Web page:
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What's opera, Doc? 

Music and mirth are one and the same for the 3 Redneck Tenors

Early one evening in 2004, Matthew Lord was in his dressing room at the Metropolitan Opera in New York, waiting to go onstage for his Met debut in Boris Godunov. His cell phone rang; it was the Heritage Foundation in Grapevine, Texas, where Lord and his wife lived.

“They go ‘Hey Matthew, the board approved it! We got the money and you’re doing the 3 Redneck Tenors!’” Lord recalls. “And I said ‘But it doesn’t exist. It was just an idea.’”

An idea whose time had come.

A Julliard–trained tenor whose credits included stints with the San Francisco Opera, Washington Opera, Cleveland Opera and numerous others, Lord had promised the folks in Grapevine that he would put together a benefit show for their foundation.

“I’d said I was thinking about doing something called the 3 Redneck Tenors, because of my hatred of the whole Three Tenor phenomenon,” he explains. “I love the original three guys – we always say Pavarotti, Domingo and the little feller – but you got your Three Irish Tenors, your Three Celtic Tenors, your three Mexican tenors, your Three Mo’ Tenors...

“And I’m a tenor, but there’s nothing more boring than three of the same voice types singing together all night. I told them the craziest thing I could think of was the 3 Redneck Tenors.

“And, I said, ‘We’ll kill one at the top of the show, and replace him with a baritone so we can actually make musical values out of pieces by doing cool harmonies and stuff like that.’ So we have a really high tenor, a lyric tenor and a baritone.”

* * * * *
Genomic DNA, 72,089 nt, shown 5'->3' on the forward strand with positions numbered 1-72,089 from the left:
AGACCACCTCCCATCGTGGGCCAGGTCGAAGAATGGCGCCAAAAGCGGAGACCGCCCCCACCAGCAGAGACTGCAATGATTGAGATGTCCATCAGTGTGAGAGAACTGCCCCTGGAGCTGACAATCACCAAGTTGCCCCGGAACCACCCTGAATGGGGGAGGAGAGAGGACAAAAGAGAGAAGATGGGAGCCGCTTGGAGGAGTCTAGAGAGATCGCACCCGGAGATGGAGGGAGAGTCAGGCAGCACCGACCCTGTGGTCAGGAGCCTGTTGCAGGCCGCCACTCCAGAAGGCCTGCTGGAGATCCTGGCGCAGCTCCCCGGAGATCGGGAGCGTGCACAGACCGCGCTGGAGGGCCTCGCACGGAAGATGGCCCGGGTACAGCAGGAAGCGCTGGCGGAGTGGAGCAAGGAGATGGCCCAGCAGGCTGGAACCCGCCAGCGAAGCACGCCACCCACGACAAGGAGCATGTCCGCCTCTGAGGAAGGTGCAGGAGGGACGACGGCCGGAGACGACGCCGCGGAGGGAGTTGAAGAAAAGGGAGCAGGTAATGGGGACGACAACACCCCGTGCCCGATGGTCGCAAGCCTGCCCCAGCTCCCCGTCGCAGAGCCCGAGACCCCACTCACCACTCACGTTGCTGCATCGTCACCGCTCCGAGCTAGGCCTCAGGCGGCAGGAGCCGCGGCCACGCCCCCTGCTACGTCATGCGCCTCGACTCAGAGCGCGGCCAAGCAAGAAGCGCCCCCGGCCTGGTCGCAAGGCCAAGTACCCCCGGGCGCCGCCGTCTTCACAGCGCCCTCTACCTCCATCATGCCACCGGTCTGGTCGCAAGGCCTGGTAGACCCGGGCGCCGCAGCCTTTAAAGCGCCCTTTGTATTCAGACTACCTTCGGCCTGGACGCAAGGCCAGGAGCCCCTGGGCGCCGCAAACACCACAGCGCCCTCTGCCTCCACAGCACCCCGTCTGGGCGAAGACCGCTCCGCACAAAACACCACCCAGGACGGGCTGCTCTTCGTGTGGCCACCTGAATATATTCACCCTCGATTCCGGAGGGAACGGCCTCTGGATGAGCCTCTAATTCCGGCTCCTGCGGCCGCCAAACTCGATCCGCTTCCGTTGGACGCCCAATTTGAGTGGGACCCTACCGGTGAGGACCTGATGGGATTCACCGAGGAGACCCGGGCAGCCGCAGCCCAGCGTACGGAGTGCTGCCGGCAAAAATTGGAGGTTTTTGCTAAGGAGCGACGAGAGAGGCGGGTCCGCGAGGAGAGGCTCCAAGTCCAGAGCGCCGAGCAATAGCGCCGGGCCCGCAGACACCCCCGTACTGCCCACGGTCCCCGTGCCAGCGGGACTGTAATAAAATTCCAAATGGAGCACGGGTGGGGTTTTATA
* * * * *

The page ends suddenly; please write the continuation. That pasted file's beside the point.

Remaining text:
Five years and change later, the 3 Redneck Tenors show is one of the most successful tours in the country. It stops at the Lucas Theatre Thursday, Jan. 14.

It’s a fully scripted theatrical production in which three bumpkins (Lord, Alex Bumpas and Blake Davidson) sit in lawn chairs outside their dilapidated Airstream trailer (complete with outhouse) and try to figure out how best to get to Carnegie Hall, or thereabouts.

The thing is, they sing like – well, like the professional opera singers they are. Bumpas has performed with the Dallas Symphony, the Russian National Orchestra and others, while Davidson has extensive credits in opera, on Broadway and musical theatre.

There’s dancing, groan–inducing jokes, and numerous flamboyant costume changes.

The saga is narrated by “The Colonel,” played by Dinny Moore, who not only served as Ringling Brothers’ wisecracking ringmaster for 20 years, but is a bass vocalist who sometimes joins his good ol’ boys for a song or two.

What you won’t see is the live five–piece band that backs the tenors for the duration of their wacky adventure (they’re behind the trailer onstage).

The script (written by Lord) takes the mullet–haired trio (Billy Bob, Billy Joe and Billy Billee) through all kinds of music – from “Nessun Dorma” and an a capella rendition of Beethoven’s Fifth, through “You Light Up My Life” and such off–the–wall chestnuts as the Bee Gees’ “Stayin’ Alive” and a hilarious TV theme medley that includes “Bonanza” and “The Love Boat,” among others.

Anything, they figure, that could potentially make them famous.

“I started out writing comedy, and then I went into musical theatre and comedy, which is where I met Dinny,” Lord says. “And then I got into opera, because that’s just where my voice went. Then I got into Juilliard – and you have to kind of go with it at that point.